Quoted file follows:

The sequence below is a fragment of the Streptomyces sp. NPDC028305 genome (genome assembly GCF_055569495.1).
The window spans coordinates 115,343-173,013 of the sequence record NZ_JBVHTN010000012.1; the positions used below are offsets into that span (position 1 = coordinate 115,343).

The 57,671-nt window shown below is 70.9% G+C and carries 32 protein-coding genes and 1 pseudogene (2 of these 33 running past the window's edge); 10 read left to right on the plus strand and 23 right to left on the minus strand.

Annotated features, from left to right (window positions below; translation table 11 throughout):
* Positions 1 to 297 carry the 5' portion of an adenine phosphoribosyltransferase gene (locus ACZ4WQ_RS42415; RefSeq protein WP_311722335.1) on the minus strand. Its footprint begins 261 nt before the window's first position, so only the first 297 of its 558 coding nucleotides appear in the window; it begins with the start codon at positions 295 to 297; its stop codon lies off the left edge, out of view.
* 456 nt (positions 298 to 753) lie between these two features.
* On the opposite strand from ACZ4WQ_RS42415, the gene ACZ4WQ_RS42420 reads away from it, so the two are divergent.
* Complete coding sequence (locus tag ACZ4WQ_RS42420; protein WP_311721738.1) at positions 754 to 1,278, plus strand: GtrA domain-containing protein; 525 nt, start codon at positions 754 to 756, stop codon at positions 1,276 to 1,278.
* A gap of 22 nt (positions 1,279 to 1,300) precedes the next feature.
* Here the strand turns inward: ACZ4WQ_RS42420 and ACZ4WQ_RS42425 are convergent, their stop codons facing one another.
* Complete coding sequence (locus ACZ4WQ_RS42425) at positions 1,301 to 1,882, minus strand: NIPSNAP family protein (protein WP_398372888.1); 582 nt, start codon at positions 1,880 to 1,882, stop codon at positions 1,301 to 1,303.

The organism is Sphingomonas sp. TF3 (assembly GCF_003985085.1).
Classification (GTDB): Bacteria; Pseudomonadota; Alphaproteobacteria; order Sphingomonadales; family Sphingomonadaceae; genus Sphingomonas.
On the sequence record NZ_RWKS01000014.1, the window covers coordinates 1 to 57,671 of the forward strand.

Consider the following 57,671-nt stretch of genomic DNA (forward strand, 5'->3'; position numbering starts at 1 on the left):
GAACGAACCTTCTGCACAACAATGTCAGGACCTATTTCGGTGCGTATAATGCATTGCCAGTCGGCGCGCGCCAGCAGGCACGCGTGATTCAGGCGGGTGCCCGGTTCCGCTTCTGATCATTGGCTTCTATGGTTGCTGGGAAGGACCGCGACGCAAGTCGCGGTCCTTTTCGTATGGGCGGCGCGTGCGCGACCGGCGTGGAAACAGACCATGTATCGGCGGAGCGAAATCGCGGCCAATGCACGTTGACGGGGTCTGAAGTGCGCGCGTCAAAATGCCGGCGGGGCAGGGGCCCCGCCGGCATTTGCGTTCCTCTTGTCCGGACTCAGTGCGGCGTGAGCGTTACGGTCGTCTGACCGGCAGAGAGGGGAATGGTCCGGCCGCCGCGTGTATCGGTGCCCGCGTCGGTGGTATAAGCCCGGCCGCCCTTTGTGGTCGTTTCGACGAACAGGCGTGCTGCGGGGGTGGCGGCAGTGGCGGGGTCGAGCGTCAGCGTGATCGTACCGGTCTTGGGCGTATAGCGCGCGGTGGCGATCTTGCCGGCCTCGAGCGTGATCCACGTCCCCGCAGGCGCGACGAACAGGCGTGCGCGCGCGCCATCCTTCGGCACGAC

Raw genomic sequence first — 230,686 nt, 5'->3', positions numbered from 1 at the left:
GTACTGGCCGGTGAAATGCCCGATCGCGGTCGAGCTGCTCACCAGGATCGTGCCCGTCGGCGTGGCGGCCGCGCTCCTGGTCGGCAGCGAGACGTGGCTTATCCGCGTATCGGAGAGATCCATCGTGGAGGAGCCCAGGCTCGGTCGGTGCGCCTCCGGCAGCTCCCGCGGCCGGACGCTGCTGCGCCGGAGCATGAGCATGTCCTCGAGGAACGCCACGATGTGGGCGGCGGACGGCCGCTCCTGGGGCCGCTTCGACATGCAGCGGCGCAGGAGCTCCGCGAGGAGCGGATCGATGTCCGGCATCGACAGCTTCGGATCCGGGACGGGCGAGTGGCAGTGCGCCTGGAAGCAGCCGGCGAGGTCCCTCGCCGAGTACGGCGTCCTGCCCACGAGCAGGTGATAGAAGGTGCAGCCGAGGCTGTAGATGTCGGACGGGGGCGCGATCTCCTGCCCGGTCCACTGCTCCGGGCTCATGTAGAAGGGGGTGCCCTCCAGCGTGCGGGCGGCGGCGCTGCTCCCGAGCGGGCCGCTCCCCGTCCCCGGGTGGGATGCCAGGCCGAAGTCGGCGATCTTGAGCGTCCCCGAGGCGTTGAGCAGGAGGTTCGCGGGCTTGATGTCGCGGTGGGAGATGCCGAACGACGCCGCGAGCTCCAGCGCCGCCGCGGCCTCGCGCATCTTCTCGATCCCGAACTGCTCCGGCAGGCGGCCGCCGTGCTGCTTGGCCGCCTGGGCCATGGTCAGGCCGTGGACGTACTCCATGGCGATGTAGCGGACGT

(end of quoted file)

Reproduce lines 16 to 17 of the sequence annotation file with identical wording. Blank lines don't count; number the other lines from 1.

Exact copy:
GAACGAACCTTCTGCACAACAATGTCAGGACCTATTTCGGTGCGTATAATGCATTGCCAGTCGGCGCGCGCCAGCAGGCACGCGTGATTCAGGCGGGTGCCCGGTTCCGCTTCTGATCATTGGCTTCTATGGTTGCTGGGAAGGACCGCGACGCAAGTCGCGGTCCTTTTCGTATGGGCGGCGCGTGCGCGACCGGCGTGGAAACAGACCATGTATCGGCGGAGCGAAATCGCGGCCAATGCACGTTGACGGGGTCTGAAGTGCGCGCGTCAAAATGCCGGCGGGGCAGGGGCCCCGCCGGCATTTGCGTTCCTCTTGTCCGGACTCAGTGCGGCGTGAGCGTTACGGTCGTCTGACCGGCAGAGAGGGGAATGGTCCGGCCGCCGCGTGTATCGGTGCCCGCGTCGGTGGTATAAGCCCGGCCGCCCTTTGTGGTCGTTTCGACGAACAGGCGTGCTGCGGGGGTGGCGGCAGTGGCGGGGTCGAGCGTCAGCGTGATCGTACCGGTCTTGGGCGTATAGCGCGCGGTGGCGATCTTGCCGGCCTCGAGCGTGATCCACGTCCCCGCAGGCGCGACGAACAGGCGTGCGCGCGCGCCATCCTTCGGCACGAC

Raw genomic sequence first — 230,686 nt, 5'->3', positions numbered from 1 at the left: